Through the 1920s, the Junior League of Duluth continued the work done by the Kings Daughter’s Society in the previous decade.
This included support and staffing of the Day Nursery that provided daycare for the children of women employed by industries in the West End (Lincoln Park).
League members continued supporting the work of the Red Cross through the 1920s. Like many of Junior Leagues during World War I, women in Duluth worked with and for the Red Cross. Through the second half of the 1910s, the King’s Daughters Society produced garments that were sent to hospitals in Europe. This garment-production also provided much-needed employment for women. While the idea of supporting the troops and providing work did not originate in Duluth–it was borrowed from the Eli Bates settlement house in Chicago–the members of the Kings Daughter’s Society not only secured the fabric at wholesale prices but also raised money to rent a manufacturing space and machines through an indoor carnival that included dancing and other forms of entertainment.
[All images courtesy of Archives and Special Collections, University of Minnesota Duluth.]
Beginning in 1919 and continuing through the 1920s, the Junior League of Duluth supported two other organizations in the city: Lighthouse for the Blind and the Masonic Baby Clinic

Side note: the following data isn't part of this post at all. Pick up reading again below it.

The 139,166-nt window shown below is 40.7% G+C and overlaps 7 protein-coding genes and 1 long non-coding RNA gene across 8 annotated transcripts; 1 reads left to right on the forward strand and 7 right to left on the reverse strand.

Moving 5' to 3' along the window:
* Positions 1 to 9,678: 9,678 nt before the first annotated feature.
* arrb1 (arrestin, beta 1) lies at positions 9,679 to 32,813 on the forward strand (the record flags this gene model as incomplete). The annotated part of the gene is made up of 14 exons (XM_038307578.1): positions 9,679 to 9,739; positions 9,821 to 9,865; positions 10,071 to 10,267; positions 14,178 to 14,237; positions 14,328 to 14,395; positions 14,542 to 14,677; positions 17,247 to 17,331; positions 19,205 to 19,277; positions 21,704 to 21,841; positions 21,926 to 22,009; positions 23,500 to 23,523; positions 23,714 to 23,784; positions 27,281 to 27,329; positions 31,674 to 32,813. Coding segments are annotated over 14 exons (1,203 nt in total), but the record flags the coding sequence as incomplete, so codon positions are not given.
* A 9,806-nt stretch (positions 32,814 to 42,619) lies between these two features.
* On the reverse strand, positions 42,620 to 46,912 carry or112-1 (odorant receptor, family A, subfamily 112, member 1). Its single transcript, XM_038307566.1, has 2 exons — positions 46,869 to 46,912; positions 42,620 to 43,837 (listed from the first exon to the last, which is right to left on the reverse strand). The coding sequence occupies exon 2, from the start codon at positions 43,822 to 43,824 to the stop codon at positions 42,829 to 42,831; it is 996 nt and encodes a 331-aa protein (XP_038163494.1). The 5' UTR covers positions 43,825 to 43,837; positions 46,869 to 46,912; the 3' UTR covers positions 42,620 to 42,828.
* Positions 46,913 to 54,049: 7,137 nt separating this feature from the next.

The Lighthouse Center for Vision Loss began as a “workshop and a social center for people with vision loss” that focused on providing employment through the production of a range of items including toilet paper and pillowcases. In the 1960s and 1970s the organization turned more to social services and rehabilitation and today includes programs like “Low Vision Outreach to Seniors.” Over the last century, the JLD has continued to support the work of the Lighthouse Center for Vision Loss; in May 2017, volunteers helped to organize a new accessible apartment at Mount Royal Manor.
While Lighthouse supported adults, the Masonic Baby Clinic met the needs of children in our area. A July 1920 Duluth Herald article, notes that 19 children had entered the clinic including a child who, having lost sight in one eye was, through the work of the clinic, able to travel to Chicago for treatment. The Infant Clinic was introduced by the Scottish Rite in response to the 1910 cholera outbreak in Duluth. Over the next decades, Scottish Rite introduced the Infant Welfare Department which included an open clinic and house visits; the first clinic quickly moved from a hospital tent to the Temple building at Lake Avenue and 2nd Street. Four more clinics opened across the city and were staffed by medical volunteers and “the many members of the Junior League.” The clinics were eventually phased out in the 1960s.